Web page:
As you will have read on the home page of this blog, Vinnie and I are travelling the length and breadth of Italy looking for great wines and interesting places and we were now within 200 metres of the Slovenian border. We had come to the small village of Prepotto, and it is small, really small… the population is 870.
We were up in the eastern hills of Friuli Venezia Giulia and whilst the plains were looking parched under the hot summer sun, here the countryside was lush and verdant. More than that, it had a manicured look about it which made Vinnie mutter darkly about a whole village with OCD. But we were here with a particular purpose in mind which was to track down a local grape called Schioppettino – and this was the place to find it. Just to make sure that you know this, the local commune has very kindly put a notice up to tell passing travellers that this is the home of the Schioppettino. On a more down to earth level, Mattia will tell you wryly that the only reason anyone comes to Prepotto is this grape. That is a shame for these hills, right on the easten edge of Italy, are beautiful and deserving of a wider appreciation.
Mattia’s grandfather was a country boy but to make good he moved to Rome to study and he qualified as a dentist. And, as they say, you can take the boy out of the country but you can’t take the country out of the boy and, in time, Sergio wanted his own patch of land where he could make wine to enjoy with his closest friends. He started out with just a hectare of land but these were the roots of the winery Grillo Iole that, over the course of more than 40 years, grew to 9 hectares and an annual production of around 40,000 bottles.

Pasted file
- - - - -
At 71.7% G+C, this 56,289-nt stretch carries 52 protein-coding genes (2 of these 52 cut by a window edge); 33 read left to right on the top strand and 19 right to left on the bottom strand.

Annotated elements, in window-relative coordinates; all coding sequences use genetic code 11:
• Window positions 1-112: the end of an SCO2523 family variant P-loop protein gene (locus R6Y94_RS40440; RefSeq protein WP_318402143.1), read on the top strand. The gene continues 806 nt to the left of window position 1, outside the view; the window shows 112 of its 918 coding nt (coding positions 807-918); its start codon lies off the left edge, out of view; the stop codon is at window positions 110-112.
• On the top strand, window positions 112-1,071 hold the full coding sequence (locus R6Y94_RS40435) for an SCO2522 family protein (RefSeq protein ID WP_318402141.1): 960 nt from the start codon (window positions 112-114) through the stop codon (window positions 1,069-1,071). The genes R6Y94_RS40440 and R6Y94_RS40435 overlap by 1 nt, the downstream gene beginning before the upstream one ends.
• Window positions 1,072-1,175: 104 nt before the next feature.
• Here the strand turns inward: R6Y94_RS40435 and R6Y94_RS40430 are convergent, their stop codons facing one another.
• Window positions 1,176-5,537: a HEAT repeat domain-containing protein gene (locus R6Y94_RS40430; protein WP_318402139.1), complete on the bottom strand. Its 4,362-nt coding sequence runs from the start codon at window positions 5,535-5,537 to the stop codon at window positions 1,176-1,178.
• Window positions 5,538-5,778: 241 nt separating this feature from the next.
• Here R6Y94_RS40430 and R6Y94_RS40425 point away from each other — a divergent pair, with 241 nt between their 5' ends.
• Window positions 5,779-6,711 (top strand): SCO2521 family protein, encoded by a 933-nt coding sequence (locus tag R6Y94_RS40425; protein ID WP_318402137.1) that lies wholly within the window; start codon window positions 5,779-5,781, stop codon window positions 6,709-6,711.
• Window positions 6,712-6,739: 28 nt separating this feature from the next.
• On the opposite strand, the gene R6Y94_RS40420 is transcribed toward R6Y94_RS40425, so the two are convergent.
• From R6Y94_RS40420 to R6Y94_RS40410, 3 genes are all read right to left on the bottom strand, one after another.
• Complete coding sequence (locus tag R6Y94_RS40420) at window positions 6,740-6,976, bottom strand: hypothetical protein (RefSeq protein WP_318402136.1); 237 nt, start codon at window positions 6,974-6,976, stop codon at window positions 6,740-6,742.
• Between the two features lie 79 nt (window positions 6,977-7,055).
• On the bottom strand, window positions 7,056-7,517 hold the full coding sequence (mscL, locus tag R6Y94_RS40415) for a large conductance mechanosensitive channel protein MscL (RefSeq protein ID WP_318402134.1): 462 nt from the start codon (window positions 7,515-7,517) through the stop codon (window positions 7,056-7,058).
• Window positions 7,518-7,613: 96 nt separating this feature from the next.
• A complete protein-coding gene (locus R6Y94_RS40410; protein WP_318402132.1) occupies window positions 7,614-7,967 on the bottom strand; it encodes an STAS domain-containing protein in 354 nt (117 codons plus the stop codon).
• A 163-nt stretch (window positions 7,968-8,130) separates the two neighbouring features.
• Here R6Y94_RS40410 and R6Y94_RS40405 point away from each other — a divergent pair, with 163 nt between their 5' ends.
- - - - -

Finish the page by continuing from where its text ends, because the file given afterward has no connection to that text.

Sergio’s daughter, Anna, gave up a career as a biologist in Ferrara to run the winery which she now manages with the help of her son, Mattia. The first thing you will notice on arrival are the fabulous old buildings dating back to the beginning of the 18th century that house the winery; they were originally the country residence of the local aristocracy from Udine. At that time the area was part of the Republic of Venice and later fell under Austrian control before becoming part of the united Italy in 1866.
Anna and Mattia produce a range of wines but we were here to taste the red wines made using the local grapes. The first we tried was Refosco dal Peduncolo. This is made from a grape noted for its red stems – its origins go so far back that nobody is really certain, but possibly to Roman times. Grillo Iole only produces 4,000 bottles a year. It spends two years in tonneau of French oak before being bottled. It is a wine with a long and pleasant finish. The colour is an intense purple and the bouquet is of blackberries and violets with a hint of citrus. On the palate there is good acidity with a taste of wild strawberry; try pairing it with game.
We then sampled the Schioppettino. Like the Refosco, this wine spends two years in 500 litre tonneau before bottling but production is higher, at around 8,000 bottles per year. The colour is an intense ruby with violets, spices, pepper and blackcurrant on the nose. In the mouth there is bitter cherry. It is dry with good acidity and very soft tannins. It should pair well with roasted red meats.
We came a long way to find these wines but the journey was well worthwhile. These local wines made from local grapes have an individuality that really sets them apart from a world dominated by the bland, slightly sweet and ubiquitous international style that frankly brings little but boredom to both the nose and palate.
Before you leave Grillo Iole, take a moment to look at the little church to your right. It is a typically rustic country chapel but look more closely at the lintel above the door and you will see bunches of grapes carved in the stone and hidden within the swirling fruit you will see the letters MDCCVIII, 1708, indicating that wine production has always been important here.More about this vineyard